Friday, March 9, 2012

Larnach Links


To raise funds for the Choir's 150th anniversary celebrations in 2013, a group of Choir members visited Larnach Castle and environs on Sunday 4 March, accompanied by professional guides Jane Edwards and Lyndsey Garden. On the itinerary for the afternoon were:
  • Larnach Castle grounds, a ‘Garden of International Significance’ (one of only four in NZ)
  • Extensive tour of castle and grounds
  • BYO lunch in the historic stables
  • Other points of interest on Otago Peninsula linked with William Larnach.
The Choir members reported they had a most enjoyable time and learned interesting facts about the life and times of William Larnach, who came to Dunedin in 1866 as manager of the Bank of Otago. He soon became quite prosperous, gathering large amounts of money through land speculation, farming investments, and a timber business. Between 1873 and 1887, Larnach constructed a large mansion on the ridge of Otago Peninsula, now known as "Larnach Castle". Larnach himself took up residence in 1874.

The photos in the slide show are by Deborah Dons.


Here is what Deborah had to say about the outing:

On a very cool, sunless Dunedin morning, a good number of keen Choir members, some with family and friends, met to take the Larnach Links Tour with Larnach Castle tour guides, Jane Edwards and Lyndsey Garden. We were taken on an informative, interesting and colourful journey on Dunedin’s attractive peninsula following the life and interests of William Larnach.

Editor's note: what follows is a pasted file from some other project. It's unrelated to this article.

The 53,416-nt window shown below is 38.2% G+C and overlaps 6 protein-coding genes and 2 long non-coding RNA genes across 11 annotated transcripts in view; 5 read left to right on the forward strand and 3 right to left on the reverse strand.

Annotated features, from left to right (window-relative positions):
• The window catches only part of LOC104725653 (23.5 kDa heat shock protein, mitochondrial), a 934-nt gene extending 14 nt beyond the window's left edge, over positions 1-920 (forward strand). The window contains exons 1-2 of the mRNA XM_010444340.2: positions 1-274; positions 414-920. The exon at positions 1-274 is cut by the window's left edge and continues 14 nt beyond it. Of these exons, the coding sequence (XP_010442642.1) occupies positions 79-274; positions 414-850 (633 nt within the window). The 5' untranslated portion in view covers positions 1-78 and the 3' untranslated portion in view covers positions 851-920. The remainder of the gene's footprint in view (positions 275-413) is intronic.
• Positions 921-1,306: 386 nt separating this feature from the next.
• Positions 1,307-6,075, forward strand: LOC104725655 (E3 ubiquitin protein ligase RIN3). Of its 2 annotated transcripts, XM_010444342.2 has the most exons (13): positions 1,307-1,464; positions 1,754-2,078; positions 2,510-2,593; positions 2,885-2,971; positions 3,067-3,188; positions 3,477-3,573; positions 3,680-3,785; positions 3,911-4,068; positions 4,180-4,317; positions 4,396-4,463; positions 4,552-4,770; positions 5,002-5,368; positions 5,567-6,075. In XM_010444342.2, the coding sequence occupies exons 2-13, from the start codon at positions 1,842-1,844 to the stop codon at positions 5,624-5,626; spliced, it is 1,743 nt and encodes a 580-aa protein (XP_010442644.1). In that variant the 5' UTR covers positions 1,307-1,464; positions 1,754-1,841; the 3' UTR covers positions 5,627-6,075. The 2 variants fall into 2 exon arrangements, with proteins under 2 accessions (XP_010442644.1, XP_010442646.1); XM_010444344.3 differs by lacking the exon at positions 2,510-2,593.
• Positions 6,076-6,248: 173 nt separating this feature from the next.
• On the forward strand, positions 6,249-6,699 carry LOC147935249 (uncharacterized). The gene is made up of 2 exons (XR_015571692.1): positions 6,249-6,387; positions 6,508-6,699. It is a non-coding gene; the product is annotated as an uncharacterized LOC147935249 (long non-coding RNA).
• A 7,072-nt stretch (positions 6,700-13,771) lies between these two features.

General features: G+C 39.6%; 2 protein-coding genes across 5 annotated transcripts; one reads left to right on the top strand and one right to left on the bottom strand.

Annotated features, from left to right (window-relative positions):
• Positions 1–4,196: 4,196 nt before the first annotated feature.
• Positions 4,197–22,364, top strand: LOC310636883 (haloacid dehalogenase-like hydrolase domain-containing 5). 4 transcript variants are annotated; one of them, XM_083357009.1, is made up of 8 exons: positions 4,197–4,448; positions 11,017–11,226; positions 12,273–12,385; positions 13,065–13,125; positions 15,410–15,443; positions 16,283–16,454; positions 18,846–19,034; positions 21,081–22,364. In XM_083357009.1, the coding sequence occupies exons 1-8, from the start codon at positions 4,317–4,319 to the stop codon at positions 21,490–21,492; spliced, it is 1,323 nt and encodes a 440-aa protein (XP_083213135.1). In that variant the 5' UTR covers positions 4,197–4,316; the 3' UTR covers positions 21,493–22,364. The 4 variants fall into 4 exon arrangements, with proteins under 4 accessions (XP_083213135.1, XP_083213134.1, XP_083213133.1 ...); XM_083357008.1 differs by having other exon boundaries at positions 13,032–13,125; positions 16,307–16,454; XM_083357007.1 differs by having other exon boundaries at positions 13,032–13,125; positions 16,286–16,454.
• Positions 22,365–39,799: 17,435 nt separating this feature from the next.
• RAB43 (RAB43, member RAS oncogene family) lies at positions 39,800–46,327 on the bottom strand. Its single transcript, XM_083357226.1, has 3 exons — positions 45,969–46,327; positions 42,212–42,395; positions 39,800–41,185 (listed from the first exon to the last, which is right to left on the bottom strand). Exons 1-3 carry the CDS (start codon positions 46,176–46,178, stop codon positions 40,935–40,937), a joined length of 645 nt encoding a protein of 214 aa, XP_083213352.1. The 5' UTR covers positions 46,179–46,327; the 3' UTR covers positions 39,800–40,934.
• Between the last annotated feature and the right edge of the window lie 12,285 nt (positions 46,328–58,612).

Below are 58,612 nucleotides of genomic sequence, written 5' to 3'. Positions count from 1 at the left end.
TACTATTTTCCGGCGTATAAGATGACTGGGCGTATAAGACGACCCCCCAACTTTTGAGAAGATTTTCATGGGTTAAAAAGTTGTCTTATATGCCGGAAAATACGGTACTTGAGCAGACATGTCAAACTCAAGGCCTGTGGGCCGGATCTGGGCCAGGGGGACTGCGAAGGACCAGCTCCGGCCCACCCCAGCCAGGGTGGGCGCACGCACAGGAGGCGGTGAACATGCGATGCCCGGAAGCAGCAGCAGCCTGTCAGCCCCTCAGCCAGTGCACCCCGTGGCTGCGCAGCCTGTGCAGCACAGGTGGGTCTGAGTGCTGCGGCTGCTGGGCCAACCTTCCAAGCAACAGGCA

The bus drove along the inner peninsula road at sea level stopping at various locations where we learnt of William’s early years in Dunedin, his attraction of the peninsula, and the challenges he endured – or at least his builders and staff – in his choice of building site and construction of the property we know as Larnach Castle. We strolled through the gardens admiring the plantings and spectacular views and toured the castle learning more of Larnach himself, his family, life in the 19th century and earlier times of the settlement of Dunedin; and of the present owners and their love for and development of the property as an historical attraction for locals and tourists alike.

We called into the charming and historic Pukehiki Church before returning to the car park at Anderson’s Bay. Altogether, we were treated to a wonderful day and the sun finally shone on us to end a great tour. I would recommend the day to everyone should the tour be offered again. Thank you Jane and Lyndsey.

No comments: